Like any other very old members of A net, the calamity of WW11 was so monstrous an event that we recoil from the thought that if even more of us died aviation might therefore be better.
And I'm confident those who have contributed such thoughtful posts were not actually suggesting such an outcome.
Let me put it in young persons language. The great wars sucked. I was nine when we listened (in Suva of all places) to the declaration of war on Germany by Great Britain. At that time the Australian population was barely recovering from the loss of so many young men in The Great War there weren't enough babies being born to sustain population growth.
Yet interestingly, aviation was very active in Australia then. It transformed the bush, and the biggest aviation market in the world in the years when I was born was in the highlands of Papua New Guinea, where contemporary reports had hundreds of small aircraft trying to get mining equipment and people into the new El Dorado of the Wagi-Hagen gold rush. Which turned out to be a fizzer. Sir Hubert Wilkins, the polar aviator, even made headlines predicting that future technology would see the opening of polar routes between New York and Port Moresby. (Struth!)
Also, while it is just possible that WW1 might not have happened and therefore another great European conflict might not have happened I doubt this avoidance of conflict would have occurred in northern Asia, where the conflicts in Manchuria, Korea and China set the scene for the other half of WW2.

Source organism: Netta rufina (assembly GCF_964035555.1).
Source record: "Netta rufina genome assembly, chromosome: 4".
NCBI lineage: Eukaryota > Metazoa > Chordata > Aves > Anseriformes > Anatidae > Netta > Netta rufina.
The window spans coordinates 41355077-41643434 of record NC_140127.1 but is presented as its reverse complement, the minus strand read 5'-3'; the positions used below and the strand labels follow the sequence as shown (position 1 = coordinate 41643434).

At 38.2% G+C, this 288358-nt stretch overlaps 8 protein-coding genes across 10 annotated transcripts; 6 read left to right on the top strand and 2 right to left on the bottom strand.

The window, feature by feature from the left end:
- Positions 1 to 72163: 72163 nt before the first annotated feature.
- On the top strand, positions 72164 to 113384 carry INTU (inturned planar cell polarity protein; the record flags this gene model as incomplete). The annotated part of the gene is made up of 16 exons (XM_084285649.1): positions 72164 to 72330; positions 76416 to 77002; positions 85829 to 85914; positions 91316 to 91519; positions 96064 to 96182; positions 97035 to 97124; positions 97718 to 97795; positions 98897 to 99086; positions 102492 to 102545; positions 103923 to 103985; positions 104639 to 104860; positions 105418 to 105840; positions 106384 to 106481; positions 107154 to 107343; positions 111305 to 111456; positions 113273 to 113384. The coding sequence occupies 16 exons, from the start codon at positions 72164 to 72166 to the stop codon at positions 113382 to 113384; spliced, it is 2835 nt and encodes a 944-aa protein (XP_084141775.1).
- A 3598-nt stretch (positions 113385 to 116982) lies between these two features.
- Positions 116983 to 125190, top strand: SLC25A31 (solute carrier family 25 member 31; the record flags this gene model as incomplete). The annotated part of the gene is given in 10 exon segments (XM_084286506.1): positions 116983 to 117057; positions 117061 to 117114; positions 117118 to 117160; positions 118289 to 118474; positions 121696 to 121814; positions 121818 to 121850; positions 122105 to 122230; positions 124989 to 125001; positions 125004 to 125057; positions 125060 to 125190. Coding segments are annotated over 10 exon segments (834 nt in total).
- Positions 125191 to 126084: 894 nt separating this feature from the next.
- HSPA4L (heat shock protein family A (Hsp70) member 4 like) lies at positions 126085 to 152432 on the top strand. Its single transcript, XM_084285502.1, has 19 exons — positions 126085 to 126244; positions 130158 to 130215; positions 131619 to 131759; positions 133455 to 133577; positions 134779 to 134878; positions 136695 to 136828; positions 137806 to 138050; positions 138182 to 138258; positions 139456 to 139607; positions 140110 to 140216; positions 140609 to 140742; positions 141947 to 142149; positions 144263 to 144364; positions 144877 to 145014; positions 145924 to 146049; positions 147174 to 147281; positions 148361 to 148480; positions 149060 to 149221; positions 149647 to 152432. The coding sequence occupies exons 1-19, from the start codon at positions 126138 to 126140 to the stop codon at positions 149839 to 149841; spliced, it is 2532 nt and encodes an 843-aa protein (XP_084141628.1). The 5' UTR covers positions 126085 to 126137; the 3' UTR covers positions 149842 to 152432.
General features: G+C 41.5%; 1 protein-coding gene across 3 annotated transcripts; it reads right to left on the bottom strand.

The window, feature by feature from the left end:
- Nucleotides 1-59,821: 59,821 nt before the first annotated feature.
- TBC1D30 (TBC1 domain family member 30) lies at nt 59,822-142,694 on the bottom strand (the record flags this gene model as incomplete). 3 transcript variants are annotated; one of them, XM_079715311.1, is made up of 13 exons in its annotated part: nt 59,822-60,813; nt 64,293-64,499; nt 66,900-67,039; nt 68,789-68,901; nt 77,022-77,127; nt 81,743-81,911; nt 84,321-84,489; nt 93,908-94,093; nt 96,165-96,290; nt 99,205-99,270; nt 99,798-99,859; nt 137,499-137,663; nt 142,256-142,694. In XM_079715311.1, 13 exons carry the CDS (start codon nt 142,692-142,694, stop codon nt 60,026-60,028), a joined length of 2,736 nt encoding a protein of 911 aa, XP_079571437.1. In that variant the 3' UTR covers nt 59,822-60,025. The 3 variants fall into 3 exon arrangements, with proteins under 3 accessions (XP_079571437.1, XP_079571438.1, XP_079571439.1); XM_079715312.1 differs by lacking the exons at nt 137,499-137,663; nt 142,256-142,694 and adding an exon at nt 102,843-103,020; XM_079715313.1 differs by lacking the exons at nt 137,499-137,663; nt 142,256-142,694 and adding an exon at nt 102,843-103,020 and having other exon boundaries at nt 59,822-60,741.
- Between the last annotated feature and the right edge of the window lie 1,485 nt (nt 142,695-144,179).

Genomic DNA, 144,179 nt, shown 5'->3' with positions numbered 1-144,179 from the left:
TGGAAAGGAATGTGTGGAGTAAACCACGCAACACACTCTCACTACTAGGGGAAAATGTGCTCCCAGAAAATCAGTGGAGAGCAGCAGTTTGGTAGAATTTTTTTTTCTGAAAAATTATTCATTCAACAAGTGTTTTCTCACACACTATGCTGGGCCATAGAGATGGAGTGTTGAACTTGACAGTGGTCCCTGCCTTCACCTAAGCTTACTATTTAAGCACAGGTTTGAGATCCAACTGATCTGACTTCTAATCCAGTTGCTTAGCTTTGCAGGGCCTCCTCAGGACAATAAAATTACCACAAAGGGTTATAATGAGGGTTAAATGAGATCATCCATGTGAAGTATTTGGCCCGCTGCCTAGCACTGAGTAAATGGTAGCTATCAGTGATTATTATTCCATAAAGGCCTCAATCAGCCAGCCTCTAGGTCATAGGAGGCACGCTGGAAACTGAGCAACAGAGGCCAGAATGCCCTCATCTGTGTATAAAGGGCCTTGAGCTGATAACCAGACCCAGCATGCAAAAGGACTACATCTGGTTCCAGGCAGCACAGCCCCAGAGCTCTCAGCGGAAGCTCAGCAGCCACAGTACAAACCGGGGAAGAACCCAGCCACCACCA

Maybe we were lucky. One physicist years ago pointed out that in the Victorian era the discovery of radioactivity could actually have lead to the building of horse drawn nuclear devices to break the type of stalemate that occurred in the slaughter houses of Flanders.
So let me add this thought to the drinking game as Americans often call these 'what if' scenarios.
There are 375 parts per million of carbon dioxide in the air today compared to 285 ppm in 1800. With the cumulative effects of even more population industrial activity might by now have easily pushed this way past 400 ppm.
Our aviation industry might therefore be sidelined by the total global societal disruption of catastrophic climate change. Alternatively, market forces and policy might have seen aviation like surface transport forced to develop more effective hydrogen based fuels.
The imperative for energy efficiency might have become so pervasive in our lives that large unit sizes for jets, and the volumetrically higher space requirements of the fuel tanks, will have filled the skies with very different looking aircraft than those we see and use today.
In 1990 a good friend of mine Phil Ruthven, an Australian economic forecaster, wrote in The Bulletin that the jumbo jet age would be followed by ground effect craft bringing up to 4000 Japanese travellers, and their cars, at subsonic speed across the ocean overnight from Yokohama to Botany Bay, flying low above the ocean.
, shipping navigation rules might have come in for something of an overhaul, but Phil, who is I think just a few years young than me, might be onto something there, and we know the Russian flew similar devices on tests over Lake Baikal during the Cold War.